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Question of the day

Thursday, Jan 31, 2019 - Posted by Rich Miller

* Washington Monthly takes a look at why the Minneapolis/St. Paul region does so well. Here’s one big reason: The Fiscal Disparities Act.

In the 1960s, local districts and towns in the Twin Cities region offered competing tax breaks to lure in new businesses, diminishing their revenues and depleting their social services in an effort to steal jobs from elsewhere within the area. In 1971, the region came up with an ingenious plan that would help halt this race to the bottom, and also address widening inequality. The Minnesota state legislature passed a law requiring all of the region’s local governments—in Minneapolis and St. Paul and throughout their ring of suburbs—to contribute almost half of the growth in their commercial tax revenues to a regional pool, from which the money would be distributed to tax-poor areas. Today, business taxes are used to enrich some of the region’s poorest communities.

No other metro region in the country has ever replicated that strategy, but in 2015 Chicago’s Metropolitan Planning Council wanted to know why Minneapolis was growing at almost five times the rate of their city. They came up with three reasons:

    The Fiscal Disparities Act
    Quality of life

Notice that both education and quality of life are largely dependent on the funding formula in the Fiscal Disparities Act.

Remember, this is growth in commercial taxes, not residential.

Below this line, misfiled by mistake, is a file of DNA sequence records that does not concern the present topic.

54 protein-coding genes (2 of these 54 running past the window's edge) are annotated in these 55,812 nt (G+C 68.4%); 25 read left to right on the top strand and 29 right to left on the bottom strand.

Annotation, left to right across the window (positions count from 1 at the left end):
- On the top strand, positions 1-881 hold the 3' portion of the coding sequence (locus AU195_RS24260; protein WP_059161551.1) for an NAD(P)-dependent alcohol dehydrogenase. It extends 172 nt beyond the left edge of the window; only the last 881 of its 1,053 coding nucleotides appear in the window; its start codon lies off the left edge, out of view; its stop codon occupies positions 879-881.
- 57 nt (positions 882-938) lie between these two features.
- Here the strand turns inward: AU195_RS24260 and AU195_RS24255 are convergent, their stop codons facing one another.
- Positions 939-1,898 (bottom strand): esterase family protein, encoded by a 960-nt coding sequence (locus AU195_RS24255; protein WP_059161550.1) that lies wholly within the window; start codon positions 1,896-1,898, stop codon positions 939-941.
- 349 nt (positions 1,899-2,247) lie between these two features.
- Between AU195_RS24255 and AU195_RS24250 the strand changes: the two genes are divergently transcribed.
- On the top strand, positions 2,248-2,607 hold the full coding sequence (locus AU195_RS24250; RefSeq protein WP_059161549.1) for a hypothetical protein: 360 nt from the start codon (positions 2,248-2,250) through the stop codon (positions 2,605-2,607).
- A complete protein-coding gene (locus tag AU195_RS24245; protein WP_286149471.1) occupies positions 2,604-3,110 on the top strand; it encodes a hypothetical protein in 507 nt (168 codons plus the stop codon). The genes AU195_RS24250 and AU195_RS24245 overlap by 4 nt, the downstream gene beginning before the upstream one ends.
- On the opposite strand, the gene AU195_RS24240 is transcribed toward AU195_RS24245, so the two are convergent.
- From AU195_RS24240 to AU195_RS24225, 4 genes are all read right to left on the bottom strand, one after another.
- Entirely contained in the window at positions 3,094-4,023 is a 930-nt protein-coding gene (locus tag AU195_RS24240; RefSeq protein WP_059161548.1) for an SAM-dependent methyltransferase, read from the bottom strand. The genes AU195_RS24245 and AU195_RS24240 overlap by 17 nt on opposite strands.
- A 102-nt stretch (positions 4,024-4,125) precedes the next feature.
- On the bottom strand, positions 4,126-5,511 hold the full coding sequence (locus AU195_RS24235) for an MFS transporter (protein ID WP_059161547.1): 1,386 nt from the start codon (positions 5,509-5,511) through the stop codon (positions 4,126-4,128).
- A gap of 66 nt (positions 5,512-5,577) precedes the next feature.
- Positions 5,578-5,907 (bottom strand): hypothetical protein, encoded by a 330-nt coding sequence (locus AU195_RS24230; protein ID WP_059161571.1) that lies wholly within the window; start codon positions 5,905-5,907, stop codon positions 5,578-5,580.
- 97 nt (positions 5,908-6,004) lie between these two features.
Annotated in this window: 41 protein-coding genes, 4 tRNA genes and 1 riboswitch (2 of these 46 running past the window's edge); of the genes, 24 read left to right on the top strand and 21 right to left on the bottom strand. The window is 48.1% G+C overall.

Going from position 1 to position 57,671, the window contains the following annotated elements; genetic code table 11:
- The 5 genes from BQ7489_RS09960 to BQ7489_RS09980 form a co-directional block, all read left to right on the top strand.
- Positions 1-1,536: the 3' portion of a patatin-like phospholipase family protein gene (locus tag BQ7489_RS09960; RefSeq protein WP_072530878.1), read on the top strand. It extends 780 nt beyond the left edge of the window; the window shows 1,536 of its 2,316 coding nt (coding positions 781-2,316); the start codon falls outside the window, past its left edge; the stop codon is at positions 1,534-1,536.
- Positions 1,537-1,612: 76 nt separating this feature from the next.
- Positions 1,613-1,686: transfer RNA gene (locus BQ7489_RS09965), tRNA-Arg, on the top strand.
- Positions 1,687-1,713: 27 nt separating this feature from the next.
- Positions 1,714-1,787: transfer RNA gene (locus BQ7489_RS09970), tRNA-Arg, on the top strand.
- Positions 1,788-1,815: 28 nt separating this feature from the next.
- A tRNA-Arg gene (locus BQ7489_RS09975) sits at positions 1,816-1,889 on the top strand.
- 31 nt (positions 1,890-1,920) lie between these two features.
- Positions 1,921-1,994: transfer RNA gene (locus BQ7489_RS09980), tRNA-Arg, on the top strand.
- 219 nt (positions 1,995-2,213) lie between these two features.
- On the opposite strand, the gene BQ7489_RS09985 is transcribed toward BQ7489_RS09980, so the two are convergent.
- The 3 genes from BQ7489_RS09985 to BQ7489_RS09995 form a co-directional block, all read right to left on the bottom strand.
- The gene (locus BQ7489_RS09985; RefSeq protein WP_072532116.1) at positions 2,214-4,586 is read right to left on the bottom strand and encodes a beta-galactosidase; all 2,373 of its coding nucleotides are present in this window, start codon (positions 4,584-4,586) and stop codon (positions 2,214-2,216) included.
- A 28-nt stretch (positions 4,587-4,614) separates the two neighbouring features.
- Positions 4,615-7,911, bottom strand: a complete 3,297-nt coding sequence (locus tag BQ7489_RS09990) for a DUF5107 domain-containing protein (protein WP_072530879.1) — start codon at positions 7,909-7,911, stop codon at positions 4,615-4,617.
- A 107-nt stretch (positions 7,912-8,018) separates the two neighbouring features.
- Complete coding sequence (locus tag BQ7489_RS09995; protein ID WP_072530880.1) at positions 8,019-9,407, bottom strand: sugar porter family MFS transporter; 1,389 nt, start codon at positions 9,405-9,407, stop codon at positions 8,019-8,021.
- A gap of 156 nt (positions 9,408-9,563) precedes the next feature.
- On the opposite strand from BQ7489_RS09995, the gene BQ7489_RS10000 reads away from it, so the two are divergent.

* The Question: What do you think of this idea?


  1. - Da Big Bad Wolf - Thursday, Jan 31, 19 @ 2:04 pm:

    Like a TIF but not anchored to its own region. And it had success. Anything that is a success deserves a second look.

  2. - Dome Gnome - Thursday, Jan 31, 19 @ 2:06 pm:

    I think yes, where do I sign up?

  3. - Steve - Thursday, Jan 31, 19 @ 2:07 pm:

    It’s very difficult in a state with a lot of taxing authorities, like Illinois. Plus , you’ve got TIF districts. So, I doubt it would be easy to pull off in Illinois. Some things in politics become path dependent …

  4. - Bill Edley - Thursday, Jan 31, 19 @ 2:07 pm:

    I proposed a similar idea 25 years ago to reform the school aid formula with a statewide sharing of commercial and industrial property taxes. Chicago has a C&I property multiplier, which makes the politics difficult in Illinois. But the concept is valid.

  5. - Perrid - Thursday, Jan 31, 19 @ 2:09 pm:

    Devils always in the details. Like Da Big Bad wolf said, it sounds similar to a TIF, which lots of people complain about because it takes money AWAY from schools, or can at least. But in general I think pooling resources and averaging things out is almost always a good thing.

  6. - Chicago 20 - Thursday, Jan 31, 19 @ 2:09 pm:

    It’s a common sense solution to the uninformed TIF retail raiding laws that Illinois currently has.